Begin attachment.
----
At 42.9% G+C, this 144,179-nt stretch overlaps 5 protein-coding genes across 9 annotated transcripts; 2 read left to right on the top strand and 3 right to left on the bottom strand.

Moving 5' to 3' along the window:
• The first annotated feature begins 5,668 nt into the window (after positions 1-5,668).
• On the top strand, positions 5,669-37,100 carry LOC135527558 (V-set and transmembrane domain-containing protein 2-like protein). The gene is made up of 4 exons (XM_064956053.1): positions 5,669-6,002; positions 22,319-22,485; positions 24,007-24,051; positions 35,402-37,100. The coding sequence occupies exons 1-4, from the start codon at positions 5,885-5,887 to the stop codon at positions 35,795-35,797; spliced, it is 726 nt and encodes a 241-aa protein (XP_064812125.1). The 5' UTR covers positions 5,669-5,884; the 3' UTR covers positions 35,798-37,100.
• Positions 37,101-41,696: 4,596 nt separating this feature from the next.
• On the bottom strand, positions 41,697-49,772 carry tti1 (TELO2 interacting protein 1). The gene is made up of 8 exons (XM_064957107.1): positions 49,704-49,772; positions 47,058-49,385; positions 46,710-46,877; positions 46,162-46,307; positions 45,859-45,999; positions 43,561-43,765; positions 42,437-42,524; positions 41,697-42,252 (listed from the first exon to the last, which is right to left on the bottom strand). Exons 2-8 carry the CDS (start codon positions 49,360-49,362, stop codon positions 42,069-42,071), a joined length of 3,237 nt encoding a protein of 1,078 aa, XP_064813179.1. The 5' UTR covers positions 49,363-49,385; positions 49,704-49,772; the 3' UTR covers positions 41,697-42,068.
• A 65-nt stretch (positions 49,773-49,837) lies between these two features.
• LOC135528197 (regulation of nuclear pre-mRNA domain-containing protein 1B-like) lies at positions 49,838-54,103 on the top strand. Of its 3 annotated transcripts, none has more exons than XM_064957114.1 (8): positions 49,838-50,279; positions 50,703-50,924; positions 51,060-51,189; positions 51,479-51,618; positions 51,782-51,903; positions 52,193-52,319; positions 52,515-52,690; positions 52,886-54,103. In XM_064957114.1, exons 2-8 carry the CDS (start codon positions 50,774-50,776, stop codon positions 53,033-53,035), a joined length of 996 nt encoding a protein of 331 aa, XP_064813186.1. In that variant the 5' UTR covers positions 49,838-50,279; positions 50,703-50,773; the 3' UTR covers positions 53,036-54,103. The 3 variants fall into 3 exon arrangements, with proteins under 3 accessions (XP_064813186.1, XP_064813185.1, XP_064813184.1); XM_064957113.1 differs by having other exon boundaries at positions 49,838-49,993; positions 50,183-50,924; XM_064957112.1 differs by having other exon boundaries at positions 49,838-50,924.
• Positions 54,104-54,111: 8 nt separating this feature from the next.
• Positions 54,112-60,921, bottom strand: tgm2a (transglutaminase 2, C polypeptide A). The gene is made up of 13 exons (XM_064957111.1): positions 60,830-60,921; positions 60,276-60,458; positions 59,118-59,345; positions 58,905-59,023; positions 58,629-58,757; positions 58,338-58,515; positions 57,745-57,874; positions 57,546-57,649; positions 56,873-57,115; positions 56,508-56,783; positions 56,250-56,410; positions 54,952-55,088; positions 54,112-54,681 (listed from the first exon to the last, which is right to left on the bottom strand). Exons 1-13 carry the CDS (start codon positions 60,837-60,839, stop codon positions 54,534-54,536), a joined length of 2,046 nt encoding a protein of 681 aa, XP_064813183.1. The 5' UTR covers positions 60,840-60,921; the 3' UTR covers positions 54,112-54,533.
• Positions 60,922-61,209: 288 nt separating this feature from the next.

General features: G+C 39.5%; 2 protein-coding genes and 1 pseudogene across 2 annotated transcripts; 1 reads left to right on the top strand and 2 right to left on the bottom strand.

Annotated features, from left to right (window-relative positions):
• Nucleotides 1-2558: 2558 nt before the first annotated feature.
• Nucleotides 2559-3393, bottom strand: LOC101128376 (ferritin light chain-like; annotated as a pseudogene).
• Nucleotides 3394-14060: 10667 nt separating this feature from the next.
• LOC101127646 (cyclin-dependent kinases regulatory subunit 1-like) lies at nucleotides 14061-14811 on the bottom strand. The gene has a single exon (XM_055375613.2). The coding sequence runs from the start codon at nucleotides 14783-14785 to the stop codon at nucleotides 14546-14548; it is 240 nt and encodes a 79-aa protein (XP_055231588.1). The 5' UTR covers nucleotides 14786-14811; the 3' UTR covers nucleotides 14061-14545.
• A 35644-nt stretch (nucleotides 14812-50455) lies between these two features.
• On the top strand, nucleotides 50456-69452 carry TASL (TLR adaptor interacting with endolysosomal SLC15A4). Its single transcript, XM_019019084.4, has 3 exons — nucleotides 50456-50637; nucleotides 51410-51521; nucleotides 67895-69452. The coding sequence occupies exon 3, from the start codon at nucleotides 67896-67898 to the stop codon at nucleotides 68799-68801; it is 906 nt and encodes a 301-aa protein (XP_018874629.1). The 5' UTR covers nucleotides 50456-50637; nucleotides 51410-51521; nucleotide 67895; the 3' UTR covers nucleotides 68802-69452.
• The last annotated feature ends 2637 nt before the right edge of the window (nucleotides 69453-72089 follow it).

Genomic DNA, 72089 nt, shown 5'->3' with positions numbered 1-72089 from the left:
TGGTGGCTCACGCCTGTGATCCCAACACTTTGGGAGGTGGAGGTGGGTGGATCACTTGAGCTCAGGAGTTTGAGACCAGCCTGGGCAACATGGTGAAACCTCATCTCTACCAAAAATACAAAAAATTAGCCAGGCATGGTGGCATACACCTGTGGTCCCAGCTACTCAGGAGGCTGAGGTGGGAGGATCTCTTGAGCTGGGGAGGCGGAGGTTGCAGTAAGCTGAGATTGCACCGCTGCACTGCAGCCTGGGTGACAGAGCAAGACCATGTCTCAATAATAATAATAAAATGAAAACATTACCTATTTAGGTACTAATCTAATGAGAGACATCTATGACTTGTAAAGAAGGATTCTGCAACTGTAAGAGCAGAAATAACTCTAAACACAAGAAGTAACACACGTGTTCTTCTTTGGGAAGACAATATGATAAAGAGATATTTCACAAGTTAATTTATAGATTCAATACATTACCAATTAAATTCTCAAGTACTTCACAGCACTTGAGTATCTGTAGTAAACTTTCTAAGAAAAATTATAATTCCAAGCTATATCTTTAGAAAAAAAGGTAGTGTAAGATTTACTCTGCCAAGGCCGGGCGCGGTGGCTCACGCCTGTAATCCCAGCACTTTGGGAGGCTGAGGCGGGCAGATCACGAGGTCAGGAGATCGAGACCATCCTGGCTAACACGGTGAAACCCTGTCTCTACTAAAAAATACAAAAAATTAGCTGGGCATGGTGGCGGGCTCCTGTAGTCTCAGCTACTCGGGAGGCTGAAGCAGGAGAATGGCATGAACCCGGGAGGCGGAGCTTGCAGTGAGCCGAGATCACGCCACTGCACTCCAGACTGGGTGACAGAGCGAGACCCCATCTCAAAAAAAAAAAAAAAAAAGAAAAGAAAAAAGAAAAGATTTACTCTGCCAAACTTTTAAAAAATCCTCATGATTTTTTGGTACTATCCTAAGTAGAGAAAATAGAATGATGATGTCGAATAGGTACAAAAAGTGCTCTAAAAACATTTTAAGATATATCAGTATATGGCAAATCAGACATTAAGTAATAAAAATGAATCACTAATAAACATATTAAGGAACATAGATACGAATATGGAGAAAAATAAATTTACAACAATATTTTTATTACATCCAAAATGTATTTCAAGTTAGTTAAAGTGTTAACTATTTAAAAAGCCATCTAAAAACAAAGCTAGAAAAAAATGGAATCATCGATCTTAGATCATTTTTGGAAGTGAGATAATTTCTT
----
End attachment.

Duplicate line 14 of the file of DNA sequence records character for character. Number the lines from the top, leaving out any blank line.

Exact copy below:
• Nucleotides 1-2558: 2558 nt before the first annotated feature.